The Financial Reporting Council announces its plans for the ‘Big Four’ to ring-fence their audit practices
It has been reported that the arrests of two men who work at a forensic science laboratory on suspicion of perverting the course of justice may lead to hundreds of cases being reviewed.
Ordinarily, people consider forensic evidence to be a panacea in solving cases - and an infallible mechanism for reaching the truth. However, it is often forgotten that behind the science lies human beings. Human beings and forensic testing are both vulnerable to manipulation.
The company involved, Randox Testing Services (RTS) has confirmed that a number of toxicology results have been compromised. They have also confirmed that “Where possible, when viable, samples will be re-run to provide robust, uncompromised results.”
It is not clear from the reports what the nature of the manipulation is, but RTS have been quick to assert that this is the result of the actions of rogue employees.
It is also not entirely clear what sort of evidence may have been manipulated. The news reports suggest that the evidence relates to toxicology and the RTS website states that the activities under question “restricted to the processing of toxicology quality control data.”
Nevertheless, the National Police Chiefs' Council has been sufficiently concerned that compromised data may have adversely affected outcomes of cases that guidance has been provided to the Police forces affected.
It remains to be seen how many cases may have been affected. RTS estimate that it may be between 50 and 484 cases. Of those cases, it is perfectly possible that the forensic evidence will not have made a material difference to a case. However, it is also perfectly possible that given the faith that is placed in forensic evidence - in a number of cases, the manipulation of data may have been a determining factor.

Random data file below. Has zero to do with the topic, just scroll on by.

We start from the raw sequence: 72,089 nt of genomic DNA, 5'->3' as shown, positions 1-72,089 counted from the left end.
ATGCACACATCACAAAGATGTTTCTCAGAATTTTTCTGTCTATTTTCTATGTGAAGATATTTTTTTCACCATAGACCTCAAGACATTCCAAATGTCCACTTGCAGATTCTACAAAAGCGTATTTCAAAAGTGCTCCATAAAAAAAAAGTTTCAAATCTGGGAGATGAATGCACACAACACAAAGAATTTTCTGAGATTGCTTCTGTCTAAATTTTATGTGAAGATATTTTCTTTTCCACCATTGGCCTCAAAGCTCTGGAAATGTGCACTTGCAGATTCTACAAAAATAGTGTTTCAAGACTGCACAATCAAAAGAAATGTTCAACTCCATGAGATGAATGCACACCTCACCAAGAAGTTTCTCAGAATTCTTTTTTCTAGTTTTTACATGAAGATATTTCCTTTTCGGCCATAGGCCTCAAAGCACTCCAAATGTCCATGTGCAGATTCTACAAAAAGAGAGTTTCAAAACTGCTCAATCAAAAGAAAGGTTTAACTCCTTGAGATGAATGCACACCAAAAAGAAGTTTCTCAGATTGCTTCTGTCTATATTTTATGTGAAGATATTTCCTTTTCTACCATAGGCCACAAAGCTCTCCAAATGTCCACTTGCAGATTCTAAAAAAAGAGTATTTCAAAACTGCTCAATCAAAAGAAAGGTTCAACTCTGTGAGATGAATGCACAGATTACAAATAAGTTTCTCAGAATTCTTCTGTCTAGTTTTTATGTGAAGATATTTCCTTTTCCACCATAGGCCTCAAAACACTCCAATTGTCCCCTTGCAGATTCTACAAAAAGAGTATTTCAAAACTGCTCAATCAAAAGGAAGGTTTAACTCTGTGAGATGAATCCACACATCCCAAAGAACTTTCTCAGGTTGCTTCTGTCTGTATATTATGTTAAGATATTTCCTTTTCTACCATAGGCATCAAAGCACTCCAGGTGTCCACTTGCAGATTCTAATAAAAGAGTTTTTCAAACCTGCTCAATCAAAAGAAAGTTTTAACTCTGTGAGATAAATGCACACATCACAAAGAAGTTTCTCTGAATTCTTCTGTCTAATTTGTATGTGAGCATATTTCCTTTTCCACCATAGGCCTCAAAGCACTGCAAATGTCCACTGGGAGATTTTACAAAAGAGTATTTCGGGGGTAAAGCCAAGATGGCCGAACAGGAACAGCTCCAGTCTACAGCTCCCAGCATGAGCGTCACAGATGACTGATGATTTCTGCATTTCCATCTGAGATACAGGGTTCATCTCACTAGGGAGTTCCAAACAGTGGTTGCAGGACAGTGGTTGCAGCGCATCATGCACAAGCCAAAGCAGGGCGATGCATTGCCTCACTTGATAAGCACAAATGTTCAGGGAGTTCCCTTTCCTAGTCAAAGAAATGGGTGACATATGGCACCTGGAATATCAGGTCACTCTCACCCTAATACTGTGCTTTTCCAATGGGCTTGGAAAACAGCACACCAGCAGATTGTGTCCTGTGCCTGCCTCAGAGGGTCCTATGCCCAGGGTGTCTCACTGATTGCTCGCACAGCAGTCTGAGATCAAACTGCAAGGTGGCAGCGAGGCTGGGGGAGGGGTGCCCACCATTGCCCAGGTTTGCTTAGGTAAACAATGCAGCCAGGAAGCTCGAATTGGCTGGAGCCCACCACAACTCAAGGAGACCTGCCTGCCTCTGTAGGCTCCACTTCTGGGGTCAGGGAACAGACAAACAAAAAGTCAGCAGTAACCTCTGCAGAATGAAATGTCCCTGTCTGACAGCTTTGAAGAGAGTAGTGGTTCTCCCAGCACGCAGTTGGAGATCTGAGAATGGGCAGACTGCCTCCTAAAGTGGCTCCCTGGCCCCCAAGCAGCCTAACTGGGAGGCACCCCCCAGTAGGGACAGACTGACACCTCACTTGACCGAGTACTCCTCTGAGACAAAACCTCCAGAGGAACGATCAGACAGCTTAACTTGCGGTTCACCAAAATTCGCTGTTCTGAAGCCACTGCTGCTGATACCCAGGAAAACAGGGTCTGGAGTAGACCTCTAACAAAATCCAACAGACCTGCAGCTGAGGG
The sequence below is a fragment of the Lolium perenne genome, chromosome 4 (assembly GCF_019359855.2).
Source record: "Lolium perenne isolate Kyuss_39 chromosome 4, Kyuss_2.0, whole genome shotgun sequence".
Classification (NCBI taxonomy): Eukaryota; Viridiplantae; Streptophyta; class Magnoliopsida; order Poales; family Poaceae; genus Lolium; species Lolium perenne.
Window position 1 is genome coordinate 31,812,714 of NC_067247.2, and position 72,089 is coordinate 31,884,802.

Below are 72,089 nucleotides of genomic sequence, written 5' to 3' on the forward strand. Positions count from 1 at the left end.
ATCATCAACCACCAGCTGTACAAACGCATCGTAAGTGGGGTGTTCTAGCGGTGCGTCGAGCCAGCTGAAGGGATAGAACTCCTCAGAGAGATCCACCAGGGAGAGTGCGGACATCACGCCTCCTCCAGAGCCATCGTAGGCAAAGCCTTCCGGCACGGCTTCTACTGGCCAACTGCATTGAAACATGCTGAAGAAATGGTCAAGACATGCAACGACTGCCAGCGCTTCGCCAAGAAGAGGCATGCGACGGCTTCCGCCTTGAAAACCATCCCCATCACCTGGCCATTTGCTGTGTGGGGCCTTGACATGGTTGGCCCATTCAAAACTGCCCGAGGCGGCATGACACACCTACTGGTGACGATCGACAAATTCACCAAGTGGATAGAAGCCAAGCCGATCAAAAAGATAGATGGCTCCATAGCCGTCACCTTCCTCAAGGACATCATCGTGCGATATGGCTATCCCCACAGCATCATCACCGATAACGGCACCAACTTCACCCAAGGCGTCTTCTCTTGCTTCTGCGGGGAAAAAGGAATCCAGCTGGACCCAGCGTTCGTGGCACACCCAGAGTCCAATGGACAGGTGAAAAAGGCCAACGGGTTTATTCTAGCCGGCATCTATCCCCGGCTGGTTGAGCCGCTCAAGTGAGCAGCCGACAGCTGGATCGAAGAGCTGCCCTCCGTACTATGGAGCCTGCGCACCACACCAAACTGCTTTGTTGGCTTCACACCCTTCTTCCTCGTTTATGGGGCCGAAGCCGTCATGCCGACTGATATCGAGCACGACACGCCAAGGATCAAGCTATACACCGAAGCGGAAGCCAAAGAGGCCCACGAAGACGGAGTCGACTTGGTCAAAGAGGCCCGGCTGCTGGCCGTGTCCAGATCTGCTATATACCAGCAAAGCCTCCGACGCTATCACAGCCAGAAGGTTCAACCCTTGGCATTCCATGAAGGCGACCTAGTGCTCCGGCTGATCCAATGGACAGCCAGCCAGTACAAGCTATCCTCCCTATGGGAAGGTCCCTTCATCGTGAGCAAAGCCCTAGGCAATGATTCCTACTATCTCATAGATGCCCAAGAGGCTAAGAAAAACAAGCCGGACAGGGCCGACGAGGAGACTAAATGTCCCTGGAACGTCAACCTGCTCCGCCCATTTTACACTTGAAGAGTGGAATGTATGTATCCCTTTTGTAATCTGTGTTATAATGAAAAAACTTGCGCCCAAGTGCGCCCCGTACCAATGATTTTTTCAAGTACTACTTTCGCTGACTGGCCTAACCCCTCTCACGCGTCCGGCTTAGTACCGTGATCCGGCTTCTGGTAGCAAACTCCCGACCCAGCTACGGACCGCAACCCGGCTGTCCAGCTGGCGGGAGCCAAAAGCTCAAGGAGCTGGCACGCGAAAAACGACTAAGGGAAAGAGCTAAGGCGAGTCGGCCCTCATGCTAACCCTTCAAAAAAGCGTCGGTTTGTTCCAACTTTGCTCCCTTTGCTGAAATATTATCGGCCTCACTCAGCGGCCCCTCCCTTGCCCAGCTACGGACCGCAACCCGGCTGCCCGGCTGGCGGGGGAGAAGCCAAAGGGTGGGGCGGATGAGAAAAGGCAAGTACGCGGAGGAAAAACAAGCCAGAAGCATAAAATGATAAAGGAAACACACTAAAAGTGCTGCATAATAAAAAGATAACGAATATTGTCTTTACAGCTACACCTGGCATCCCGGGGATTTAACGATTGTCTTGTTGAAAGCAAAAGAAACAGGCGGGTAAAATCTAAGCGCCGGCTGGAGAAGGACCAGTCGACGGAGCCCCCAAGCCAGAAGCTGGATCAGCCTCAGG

It is anticipated that the Police and CPS will be in contact with those whose case may have been affected by this issue. In criminal cases, depending on the nature of the evidence, this may give rise to an appeal. Whereas, regulated professionals, for example accountants who have faced ICAEW disciplinary investigations, doctors that have faced GMC fitness to practice complaints or solicitors who have been the subject of SRA investigations, may be able to reopen any findings made against them where they are based on convictions resulting from this impugned evidence.
If you would like to discuss the points raised in this blog, please contact Nicholas Dent, Julie Norris, or a member of our Criminal Litigation or Regulatory teams. Further information is also available on our Criminal Litigation and Regulatory webpages.
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